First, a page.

The relationship of the oleic acid level and ECHDC3 mRNA expression with the extent of coronary lesion

5Citations
Citations of this article
23Readers
Mendeley users who have this article in their library.

Abstract

Background: The fatty acid profile is associated with the risk and progression of several diseases, probably via mechanisms including its influence on gene expression. We previously reported a correlation between ECHDC3 upregulation and the severity of acute coronary syndrome. Here, we assessed the relationship of serum fatty acid profile and ECHDC3 expression with the extent of coronary lesion. Methods: Fifty-nine individuals aged 30 to 74 years and undergoing elective cinecoronariography for the first time were enrolled in the present study. The extent of coronary lesion was assessed by the Friesinger index and patients were classified as without lesion (n = 18), low lesion (n = 17), intermediate lesion (n = 17) and major lesion (n = 7). Serum biochemistry, fatty acid concentration, and ECHDC3 mRNA expression in blood were evaluated. Results: Elevated serum levels of oleic acid and total monounsaturated fatty acids were observed in patients with low and intermediate lesion, when compared to patients without lesion (p < 0.05). ECHDC3 mRNA expression was 1.2 fold higher in patients with low lesion than in patients without lesion (p = 0.020), and 1.8 fold lower in patients with major lesion patients than in patients with low lesion (p = 0.023). Conclusion: Increased levels of monounsaturated fatty acids, especially oleic acid, and ECHDC3 upregulation in patients with coronary artery lesion suggests that these are independent factors associated with the initial progression of cardiovascular disease.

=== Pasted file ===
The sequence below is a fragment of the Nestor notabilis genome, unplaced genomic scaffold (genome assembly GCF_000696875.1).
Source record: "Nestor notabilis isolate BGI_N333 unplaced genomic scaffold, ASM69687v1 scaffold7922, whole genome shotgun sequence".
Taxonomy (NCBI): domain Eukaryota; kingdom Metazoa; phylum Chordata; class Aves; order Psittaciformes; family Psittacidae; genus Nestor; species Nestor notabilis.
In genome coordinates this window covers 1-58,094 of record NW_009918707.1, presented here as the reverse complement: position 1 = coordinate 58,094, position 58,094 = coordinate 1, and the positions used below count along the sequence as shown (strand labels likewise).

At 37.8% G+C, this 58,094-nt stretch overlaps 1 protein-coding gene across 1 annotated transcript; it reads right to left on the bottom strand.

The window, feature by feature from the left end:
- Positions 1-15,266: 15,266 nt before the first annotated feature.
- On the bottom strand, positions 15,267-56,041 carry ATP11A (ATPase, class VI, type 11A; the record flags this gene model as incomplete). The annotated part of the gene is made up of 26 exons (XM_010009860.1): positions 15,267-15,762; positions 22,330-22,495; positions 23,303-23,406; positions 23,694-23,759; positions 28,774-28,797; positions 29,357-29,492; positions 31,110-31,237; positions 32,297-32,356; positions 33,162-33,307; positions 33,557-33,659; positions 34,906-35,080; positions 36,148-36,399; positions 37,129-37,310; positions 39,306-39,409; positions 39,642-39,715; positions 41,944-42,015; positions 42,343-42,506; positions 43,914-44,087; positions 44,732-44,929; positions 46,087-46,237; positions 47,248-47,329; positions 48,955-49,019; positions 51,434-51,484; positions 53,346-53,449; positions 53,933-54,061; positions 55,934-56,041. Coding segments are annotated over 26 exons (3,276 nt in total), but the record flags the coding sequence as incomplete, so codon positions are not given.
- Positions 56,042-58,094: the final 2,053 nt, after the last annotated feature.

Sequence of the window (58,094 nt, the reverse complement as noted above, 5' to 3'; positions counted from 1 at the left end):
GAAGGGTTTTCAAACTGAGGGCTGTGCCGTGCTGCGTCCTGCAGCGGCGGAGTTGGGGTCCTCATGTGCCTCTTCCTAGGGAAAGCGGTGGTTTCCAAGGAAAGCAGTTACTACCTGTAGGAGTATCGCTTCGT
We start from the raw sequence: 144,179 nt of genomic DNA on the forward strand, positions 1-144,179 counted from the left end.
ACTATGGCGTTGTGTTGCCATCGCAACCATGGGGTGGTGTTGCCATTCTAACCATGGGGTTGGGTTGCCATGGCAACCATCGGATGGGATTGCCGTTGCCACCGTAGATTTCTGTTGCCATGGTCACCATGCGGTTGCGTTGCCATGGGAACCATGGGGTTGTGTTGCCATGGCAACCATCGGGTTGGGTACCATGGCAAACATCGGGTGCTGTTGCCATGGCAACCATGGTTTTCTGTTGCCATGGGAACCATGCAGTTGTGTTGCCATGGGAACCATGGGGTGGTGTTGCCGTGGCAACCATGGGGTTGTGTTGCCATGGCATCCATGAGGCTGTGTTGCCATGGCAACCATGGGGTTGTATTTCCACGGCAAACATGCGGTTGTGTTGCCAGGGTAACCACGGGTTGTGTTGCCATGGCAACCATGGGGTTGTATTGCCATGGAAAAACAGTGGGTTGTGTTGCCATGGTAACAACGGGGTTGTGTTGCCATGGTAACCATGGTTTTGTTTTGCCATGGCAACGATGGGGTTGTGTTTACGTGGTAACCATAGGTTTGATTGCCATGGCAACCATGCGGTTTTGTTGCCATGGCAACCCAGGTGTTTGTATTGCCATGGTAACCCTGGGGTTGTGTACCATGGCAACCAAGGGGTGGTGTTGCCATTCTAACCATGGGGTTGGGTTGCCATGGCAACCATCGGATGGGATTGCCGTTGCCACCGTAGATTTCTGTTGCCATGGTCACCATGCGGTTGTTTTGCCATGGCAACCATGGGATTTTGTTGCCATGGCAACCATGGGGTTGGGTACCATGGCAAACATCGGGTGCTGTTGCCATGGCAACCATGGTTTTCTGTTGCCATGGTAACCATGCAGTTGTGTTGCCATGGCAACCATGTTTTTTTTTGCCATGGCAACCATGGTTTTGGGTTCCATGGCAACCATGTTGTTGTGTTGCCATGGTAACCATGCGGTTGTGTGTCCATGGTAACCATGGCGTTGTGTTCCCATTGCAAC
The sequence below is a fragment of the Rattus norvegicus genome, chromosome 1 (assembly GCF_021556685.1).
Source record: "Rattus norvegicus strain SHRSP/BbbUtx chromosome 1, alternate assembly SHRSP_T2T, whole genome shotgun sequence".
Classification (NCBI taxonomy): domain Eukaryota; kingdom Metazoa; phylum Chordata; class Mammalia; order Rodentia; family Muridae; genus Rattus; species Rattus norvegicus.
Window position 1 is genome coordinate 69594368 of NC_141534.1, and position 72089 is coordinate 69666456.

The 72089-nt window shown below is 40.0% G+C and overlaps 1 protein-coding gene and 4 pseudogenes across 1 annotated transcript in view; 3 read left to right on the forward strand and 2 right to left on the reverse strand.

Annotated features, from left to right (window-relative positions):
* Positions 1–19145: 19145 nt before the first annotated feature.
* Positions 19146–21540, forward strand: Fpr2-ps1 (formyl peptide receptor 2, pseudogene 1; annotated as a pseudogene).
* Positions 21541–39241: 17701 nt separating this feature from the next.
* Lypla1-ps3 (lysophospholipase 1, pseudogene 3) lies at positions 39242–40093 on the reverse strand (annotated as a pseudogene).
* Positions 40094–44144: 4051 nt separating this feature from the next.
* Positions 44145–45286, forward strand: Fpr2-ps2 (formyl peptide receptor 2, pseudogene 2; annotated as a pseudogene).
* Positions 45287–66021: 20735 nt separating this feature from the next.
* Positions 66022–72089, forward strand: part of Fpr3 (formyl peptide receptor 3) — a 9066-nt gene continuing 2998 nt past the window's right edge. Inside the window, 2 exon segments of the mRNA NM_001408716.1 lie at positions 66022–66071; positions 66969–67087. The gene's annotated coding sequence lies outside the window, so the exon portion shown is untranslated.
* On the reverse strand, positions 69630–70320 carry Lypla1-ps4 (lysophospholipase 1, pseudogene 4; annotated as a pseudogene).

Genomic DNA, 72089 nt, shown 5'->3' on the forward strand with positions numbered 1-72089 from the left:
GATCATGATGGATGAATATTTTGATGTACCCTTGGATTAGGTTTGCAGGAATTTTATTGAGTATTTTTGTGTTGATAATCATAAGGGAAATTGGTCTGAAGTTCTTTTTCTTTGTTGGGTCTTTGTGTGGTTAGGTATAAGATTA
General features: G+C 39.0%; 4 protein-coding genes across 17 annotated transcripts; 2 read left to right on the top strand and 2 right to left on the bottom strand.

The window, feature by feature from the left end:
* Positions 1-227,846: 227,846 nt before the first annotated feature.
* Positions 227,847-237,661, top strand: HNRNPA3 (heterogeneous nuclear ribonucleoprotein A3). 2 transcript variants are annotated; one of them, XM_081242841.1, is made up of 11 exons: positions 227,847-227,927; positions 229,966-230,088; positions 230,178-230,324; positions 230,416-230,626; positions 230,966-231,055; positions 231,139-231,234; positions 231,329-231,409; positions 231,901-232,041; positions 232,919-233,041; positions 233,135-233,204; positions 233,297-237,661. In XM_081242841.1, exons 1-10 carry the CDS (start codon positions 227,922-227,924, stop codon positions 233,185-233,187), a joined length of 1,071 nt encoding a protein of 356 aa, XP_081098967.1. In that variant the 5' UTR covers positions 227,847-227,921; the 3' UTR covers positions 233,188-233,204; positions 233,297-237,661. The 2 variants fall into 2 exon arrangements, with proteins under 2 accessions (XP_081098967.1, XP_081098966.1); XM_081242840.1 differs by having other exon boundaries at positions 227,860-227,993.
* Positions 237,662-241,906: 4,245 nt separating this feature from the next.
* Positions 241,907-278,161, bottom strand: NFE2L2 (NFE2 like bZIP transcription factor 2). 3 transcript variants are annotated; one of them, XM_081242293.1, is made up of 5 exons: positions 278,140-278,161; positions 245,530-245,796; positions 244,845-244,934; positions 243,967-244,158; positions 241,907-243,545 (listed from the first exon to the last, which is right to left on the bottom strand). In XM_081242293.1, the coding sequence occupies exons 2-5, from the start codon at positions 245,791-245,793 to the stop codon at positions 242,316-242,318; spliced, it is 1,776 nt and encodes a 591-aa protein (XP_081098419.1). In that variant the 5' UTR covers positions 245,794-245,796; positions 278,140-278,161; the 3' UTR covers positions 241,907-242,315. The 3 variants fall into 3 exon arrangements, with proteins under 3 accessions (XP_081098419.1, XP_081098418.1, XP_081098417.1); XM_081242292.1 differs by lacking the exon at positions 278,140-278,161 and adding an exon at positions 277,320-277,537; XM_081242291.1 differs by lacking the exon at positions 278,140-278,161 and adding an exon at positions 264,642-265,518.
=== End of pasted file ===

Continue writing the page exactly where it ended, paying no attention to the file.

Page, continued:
Cite

CITATION STYLE

APA

Duarte, M. K. R. N., De Araújo, J. N. G., Duarte, V. H. R., De Oliveira, K. M., De Oliveira, J. M., Carioca, A. A. F., … Silbiger, V. N. (2016). The relationship of the oleic acid level and ECHDC3 mRNA expression with the extent of coronary lesion. Lipids in Health and Disease, 15(1). https://doi.org/10.1186/s12944-016-0312-6

Register to see more suggestions

Mendeley helps you to discover research relevant for your work.

Already have an account?

Save time finding and organizing research with Mendeley

Sign up for free